Hook up etymology

phrases, sayings, proverbs and idioms at

  1. hookup (n.)
  2. 'By hook or by crook' - the meaning and origin of this phrase
  3. 'Hooking Up' -- What Does It Really Mean?

Over 50 percent reported at least one and a third reported at least two hookups during the school year, indicating that these liaisons -- however the students defined them -- were common.

hookup (n.)

Still, the students "greatly overestimated the pervasiveness of hookups within the general student culture," Holman wrote in her report on the study. In theory, if all students adopted Holman's definition, they would all have a better idea of what exactly their peers meant when they reported a weekend hookup.

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But is pinning down the definition actually useful? What if there are advantages to leaving the meaning ambiguous?

'By hook or by crook' - the meaning and origin of this phrase

It's a way for them [students] to communicate about it but without having to reveal details. It seems the phrase offers a way of divulging information -- which, yes, could still be considered gossip -- but also provides an element of mystery about the encounter, which could protect privacy in some cases.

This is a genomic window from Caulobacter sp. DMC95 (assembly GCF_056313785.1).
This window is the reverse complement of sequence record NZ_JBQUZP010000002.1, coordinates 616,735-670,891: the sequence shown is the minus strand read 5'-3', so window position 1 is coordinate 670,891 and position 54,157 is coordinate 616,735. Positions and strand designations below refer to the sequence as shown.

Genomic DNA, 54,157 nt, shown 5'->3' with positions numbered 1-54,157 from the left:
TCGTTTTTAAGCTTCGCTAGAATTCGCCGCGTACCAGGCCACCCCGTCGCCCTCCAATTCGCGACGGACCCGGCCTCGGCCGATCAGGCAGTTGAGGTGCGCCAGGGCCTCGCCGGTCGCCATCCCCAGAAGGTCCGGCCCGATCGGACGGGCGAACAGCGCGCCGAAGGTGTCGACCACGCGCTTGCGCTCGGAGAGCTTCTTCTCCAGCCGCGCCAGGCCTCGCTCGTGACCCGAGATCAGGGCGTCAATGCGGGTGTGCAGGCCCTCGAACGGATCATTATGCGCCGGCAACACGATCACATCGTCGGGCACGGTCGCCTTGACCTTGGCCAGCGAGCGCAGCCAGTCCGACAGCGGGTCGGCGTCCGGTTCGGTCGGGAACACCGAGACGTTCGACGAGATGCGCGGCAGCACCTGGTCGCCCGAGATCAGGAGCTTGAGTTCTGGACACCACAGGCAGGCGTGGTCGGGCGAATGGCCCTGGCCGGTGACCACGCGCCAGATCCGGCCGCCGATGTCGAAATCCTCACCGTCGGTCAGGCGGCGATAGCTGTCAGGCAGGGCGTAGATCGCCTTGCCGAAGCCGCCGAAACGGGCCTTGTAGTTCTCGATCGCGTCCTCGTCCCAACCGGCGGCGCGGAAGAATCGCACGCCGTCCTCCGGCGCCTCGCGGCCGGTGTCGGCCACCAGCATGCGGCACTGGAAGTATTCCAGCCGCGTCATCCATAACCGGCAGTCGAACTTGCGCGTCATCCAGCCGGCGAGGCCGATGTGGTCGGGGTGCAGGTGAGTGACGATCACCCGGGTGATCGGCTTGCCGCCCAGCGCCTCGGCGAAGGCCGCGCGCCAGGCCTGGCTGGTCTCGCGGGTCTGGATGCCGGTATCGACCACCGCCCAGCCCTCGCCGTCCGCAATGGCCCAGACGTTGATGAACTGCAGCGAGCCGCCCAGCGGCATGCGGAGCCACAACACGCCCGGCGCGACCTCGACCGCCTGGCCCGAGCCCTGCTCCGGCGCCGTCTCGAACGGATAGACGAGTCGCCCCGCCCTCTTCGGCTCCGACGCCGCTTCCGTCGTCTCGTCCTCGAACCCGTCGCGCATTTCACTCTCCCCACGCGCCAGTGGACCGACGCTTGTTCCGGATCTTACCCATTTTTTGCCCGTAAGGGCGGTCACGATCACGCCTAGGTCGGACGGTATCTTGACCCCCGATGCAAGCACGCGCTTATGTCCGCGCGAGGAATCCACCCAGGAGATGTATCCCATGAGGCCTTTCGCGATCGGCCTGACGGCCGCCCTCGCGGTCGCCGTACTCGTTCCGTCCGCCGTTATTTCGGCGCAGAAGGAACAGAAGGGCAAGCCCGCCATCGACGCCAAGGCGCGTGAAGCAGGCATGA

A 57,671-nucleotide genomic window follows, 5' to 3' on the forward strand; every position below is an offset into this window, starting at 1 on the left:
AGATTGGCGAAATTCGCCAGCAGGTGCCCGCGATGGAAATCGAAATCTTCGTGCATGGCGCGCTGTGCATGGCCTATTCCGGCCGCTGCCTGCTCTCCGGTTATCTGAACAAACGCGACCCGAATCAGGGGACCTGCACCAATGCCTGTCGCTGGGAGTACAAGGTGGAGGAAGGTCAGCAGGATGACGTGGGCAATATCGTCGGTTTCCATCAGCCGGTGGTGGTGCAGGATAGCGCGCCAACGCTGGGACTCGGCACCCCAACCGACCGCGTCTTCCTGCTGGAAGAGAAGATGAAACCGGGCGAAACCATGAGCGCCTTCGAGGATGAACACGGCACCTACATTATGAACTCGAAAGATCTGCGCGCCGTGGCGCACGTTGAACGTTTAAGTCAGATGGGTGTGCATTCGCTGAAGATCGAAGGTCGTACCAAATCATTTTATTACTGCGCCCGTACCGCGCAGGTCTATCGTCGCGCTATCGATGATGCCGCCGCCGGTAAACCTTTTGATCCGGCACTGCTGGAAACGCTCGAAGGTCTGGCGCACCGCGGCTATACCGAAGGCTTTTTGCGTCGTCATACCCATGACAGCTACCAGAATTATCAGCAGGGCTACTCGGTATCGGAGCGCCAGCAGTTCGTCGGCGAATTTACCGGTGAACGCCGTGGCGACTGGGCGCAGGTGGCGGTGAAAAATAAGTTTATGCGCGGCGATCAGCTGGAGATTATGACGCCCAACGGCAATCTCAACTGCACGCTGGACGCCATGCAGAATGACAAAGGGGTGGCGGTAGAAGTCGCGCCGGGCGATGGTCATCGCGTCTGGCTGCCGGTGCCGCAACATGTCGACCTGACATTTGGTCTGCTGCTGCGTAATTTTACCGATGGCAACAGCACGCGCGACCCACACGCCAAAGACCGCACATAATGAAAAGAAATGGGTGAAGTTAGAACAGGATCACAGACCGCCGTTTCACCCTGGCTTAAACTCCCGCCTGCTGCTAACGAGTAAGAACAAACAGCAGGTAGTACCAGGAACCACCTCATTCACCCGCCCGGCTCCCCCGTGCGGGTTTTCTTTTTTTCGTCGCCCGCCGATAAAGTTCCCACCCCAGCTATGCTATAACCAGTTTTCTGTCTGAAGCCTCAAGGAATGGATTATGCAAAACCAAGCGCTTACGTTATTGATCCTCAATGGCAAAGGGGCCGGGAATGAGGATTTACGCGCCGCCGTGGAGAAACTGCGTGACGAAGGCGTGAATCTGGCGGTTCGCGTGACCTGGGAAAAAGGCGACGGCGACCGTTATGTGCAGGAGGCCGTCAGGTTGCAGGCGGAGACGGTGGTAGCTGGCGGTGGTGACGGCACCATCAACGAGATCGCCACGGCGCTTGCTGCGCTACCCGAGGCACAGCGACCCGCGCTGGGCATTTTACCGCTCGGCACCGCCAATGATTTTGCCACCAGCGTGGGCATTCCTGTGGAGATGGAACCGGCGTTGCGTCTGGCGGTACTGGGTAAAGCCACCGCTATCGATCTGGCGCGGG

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And in today's social media-obsessed, oversharing culture, that's not a bad thing. The fact that participants were divided along gender lines when it came to reporting their hook up experiences comes as no surprise.

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  • Holman sees this as a response to the increased pressure on men to exaggerate their level of sexual activity, she wrote. The first substantiated citation is from John Gower's Confessio Amantis , What with hepe and what with croke they [false Witness and Perjury] make her maister ofte winne. Gower didn't use the modern 'by hook or by crook' version of the phrase, but it is clear that he was using the reference to hooks and crooks in the same sense that we do now.

    'Hooking Up' -- What Does It Really Mean?

    The earliest example of the modern usage of the phrase that I can find is in Philip Stubbes' The Anatomie of Abuses , As is my habit when the origin of a phrase is uncertain, I'll present the most commonly suggested theories and leave the rest to you:. This feudal custom was recorded in the s by the English rural campaigner William Cobbett, although the custom itself long pre-dates that reference.

    Croke or Crook was on the bench in the reign of Charles I born , died and became popular for his refusal to accept the legality of a 'Ship Money' tax imposed by Charles without the consent of Parliament. It was commonly said that ship money "may be gotten by Hook [that is, by force], but not by Crook". It's worth saying at this point that suggestions two and three look dubious.